A Maori man training with Ukrainian troops greeted King Charles with the traditional Hongi salute on Monday.
The New Zealander is part of a contingent of Ukrainian troops being trained by British soldiers in Wiltshire, England.
In a windswept field, King Charles and the Maori soldier pressed their noses and foreheads together as part of the ancient salute, a symbolic sign of unity in Maori culture.
The pair then shook hands as they embraced.
Britain and its international partners are preparing the Ukrainian unit with five weeks of basic training before returning to Ukraine to fight Russia.
Several British royals have been greeted with the Hongi on visits to New Zealand, including the late Princess Diana, Duchess Camilla, Prince William and Kate Middleton, as well as Prince Harry and Meghan Markle.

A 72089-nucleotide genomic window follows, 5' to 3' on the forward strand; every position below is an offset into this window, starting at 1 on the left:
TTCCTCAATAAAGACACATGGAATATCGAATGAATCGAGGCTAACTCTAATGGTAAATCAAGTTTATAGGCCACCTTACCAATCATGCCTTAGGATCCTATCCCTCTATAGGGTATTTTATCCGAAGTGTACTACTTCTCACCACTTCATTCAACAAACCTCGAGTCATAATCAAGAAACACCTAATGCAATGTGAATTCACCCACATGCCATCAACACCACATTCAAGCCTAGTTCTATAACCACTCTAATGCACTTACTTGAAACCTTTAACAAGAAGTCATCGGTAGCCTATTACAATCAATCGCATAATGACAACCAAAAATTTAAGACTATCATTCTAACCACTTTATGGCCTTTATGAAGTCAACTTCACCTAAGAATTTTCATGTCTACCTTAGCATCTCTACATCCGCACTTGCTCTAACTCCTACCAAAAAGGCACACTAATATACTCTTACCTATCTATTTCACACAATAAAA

The Hongi has deep symbolic meaning in Maori culture.
When Maori poke their noses, the tradition reflects sharing the breath of life and is believed to come directly from the gods.
The Maori are the brilliant people of New Zealand and number about 776,000 people, although their diaspora is also in Australia, USA and Canada.
The UK has now aided 10,000 volunteer Ukrainian soldiers, nearly a year after Russia’s full-scale invasion.
The recruits, many of whom are inexperienced, have been arriving since July to train in security before returning to defend their homeland against Moscow’s attacks.
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